Machine-learning GraphLab raises $18.5m and rebrands as Dato

A multi-million dollar investment is the cue for a company name change as well as expansion plans for GraphLab and its predictive app development platform.

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Carlos Guestrin: Making benefits of data science accessible. Image: Dato

As well as announcing a change of company name to Dato, machine-learning firm GraphLab says a new $18.5m funding injection will help finance expanded engineering, business-development and customer-support teams.

The $18.5m series B funding round announced today, led by Vulcan Capital with Opus Capital Ventures and previous investors NEA and Madrona Ventures, takes the total raised by GraphLab-Dato to $25.25m.

Behind the Seattle-based company is technology that originated at Carnegie Mellon University in 2009 with the GraphLab open-source project started by the firm's CEO, Carlos Guestrin. The software originally focused on applying large-scale machine learning to graph analysis but now can handle tables, text and images.

The company said the change of name from GraphLab to Dato is designed to underline that shift in the technology.

"We have been about so much more than graph data for so long that it was important to get the word out broadly," the firm said.

"While we began life as a graph-analytics, open-source project, the underlying engine has morphed, adding significant innovations for the handling and analysis of tabular data as well as text and images."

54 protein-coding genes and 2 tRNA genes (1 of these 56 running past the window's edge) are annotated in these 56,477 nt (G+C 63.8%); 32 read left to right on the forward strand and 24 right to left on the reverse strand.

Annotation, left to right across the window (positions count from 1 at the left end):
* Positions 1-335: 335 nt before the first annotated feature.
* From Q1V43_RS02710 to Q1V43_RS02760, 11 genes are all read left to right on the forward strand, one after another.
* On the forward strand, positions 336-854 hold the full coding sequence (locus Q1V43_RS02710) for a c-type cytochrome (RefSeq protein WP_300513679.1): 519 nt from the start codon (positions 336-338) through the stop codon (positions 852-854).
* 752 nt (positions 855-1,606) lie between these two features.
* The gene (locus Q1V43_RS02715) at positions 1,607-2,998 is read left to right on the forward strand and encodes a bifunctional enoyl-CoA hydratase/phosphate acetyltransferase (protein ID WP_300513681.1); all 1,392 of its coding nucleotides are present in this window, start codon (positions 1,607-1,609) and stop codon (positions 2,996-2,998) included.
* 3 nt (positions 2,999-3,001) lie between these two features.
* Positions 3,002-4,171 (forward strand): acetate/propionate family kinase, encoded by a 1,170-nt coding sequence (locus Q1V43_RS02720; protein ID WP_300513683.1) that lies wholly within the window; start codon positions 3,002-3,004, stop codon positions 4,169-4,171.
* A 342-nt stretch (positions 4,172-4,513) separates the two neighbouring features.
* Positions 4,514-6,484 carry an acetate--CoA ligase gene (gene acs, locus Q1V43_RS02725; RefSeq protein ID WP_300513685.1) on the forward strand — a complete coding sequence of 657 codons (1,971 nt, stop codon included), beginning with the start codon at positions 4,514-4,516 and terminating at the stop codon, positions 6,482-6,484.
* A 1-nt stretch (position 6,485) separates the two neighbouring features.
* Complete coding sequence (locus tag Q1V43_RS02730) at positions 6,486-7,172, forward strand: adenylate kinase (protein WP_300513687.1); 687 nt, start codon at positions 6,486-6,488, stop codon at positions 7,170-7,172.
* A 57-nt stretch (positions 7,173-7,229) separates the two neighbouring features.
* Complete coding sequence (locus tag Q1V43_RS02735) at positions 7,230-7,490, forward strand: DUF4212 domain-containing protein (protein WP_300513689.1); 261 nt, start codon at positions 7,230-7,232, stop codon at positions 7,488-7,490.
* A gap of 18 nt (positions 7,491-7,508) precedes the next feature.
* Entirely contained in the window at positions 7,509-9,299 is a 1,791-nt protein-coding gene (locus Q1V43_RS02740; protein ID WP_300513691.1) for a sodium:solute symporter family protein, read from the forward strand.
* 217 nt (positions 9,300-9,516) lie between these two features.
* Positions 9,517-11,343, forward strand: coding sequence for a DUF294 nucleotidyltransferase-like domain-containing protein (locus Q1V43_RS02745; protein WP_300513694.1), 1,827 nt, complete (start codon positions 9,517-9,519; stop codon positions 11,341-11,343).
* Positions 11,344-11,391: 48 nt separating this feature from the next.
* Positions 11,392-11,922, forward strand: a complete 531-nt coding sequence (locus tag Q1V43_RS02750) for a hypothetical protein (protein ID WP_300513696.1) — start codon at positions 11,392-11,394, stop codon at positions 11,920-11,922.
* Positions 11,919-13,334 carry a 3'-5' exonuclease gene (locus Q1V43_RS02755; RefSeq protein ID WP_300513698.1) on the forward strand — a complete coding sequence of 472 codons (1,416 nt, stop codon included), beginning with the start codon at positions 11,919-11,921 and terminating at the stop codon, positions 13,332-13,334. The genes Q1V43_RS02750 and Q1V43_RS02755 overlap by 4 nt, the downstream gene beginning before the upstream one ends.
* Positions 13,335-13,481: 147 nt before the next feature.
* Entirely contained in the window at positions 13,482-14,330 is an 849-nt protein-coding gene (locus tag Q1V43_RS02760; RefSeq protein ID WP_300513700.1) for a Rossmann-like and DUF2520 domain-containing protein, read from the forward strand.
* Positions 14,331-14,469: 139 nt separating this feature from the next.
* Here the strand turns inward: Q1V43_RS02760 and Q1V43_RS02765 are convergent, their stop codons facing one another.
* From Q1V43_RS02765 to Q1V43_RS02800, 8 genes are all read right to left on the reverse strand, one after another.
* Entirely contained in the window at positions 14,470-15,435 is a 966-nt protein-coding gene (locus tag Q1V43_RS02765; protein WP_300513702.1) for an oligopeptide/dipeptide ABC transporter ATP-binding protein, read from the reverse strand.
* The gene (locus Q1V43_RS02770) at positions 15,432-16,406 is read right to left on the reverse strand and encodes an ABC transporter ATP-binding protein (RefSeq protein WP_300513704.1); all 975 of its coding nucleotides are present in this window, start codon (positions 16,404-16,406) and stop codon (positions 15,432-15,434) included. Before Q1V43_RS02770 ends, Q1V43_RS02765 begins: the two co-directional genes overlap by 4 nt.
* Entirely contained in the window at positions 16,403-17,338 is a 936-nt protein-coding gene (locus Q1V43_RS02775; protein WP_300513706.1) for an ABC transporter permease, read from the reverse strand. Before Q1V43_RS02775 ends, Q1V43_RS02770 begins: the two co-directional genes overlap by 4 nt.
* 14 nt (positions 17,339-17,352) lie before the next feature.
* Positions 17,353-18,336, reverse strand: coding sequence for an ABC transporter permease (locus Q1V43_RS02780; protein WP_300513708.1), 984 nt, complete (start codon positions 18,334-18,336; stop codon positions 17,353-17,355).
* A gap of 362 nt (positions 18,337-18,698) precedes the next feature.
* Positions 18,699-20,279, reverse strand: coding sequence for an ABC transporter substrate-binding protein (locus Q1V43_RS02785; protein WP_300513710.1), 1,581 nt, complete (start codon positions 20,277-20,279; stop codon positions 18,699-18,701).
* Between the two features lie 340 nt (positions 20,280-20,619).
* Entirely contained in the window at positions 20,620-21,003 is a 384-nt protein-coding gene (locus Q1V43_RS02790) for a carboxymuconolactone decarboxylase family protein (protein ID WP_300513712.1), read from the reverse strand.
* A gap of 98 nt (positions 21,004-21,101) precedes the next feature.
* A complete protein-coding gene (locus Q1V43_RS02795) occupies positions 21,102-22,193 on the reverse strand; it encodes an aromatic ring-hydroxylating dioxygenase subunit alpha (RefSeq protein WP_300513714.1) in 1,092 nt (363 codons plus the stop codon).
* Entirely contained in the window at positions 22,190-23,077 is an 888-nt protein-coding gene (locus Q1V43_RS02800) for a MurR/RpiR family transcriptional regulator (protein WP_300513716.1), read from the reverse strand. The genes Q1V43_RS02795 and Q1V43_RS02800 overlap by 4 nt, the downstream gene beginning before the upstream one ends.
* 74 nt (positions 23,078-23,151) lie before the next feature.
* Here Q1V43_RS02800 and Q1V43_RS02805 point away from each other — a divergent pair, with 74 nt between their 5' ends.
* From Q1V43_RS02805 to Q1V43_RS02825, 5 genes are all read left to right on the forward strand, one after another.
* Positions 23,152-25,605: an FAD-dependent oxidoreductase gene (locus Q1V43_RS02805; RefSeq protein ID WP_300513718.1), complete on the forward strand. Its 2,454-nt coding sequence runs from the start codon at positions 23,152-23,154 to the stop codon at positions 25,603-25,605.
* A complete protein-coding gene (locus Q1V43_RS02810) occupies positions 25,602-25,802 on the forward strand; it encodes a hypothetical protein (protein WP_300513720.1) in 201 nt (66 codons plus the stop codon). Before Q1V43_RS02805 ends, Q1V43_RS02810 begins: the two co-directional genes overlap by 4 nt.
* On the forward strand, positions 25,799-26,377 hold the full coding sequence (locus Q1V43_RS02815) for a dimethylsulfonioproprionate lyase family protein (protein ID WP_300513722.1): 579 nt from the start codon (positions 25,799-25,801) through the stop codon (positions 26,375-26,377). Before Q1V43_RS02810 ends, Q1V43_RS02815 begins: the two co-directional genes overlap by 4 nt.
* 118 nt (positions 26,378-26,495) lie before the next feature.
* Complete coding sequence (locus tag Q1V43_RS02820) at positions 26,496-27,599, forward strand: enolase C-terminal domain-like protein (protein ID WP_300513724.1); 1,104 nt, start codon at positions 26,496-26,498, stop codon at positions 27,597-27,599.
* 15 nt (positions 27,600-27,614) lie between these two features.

According to Dato, the platform is being used by companies such as Adobe, Cisco, PayPal and Zillow in a range of predictive applications including item recommendation, fraud detection, and sentiment analysis.

"The investments made in Dato will help us empower many more data scientists, software developers and engineers. We are delivering a complete environment that makes data science and its benefits accessible to every business," Guestrin, who is also a professor of data science at The University of Washington, said in a statement.

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On top of the GraphLab C++ engine are a number of toolkits and deployment options that are designed to make it easier for data scientists and app developers to embed predictive functionality into applications.

Last October, GraphLab announced the general availability of its flagship GraphLab Create 1.0 product. As well as support for graphs and tabular data with SGraph and SFrame, the GraphLab Create Python library offers a simple interface, advanced machine-learning toolkits and the ability to deploy predictive services directly to the cloud.

The company says it is built on a strong open-source community that already consists of thousands of members and continues to grow daily. Its annual conference takes place in San Francisco in late July.

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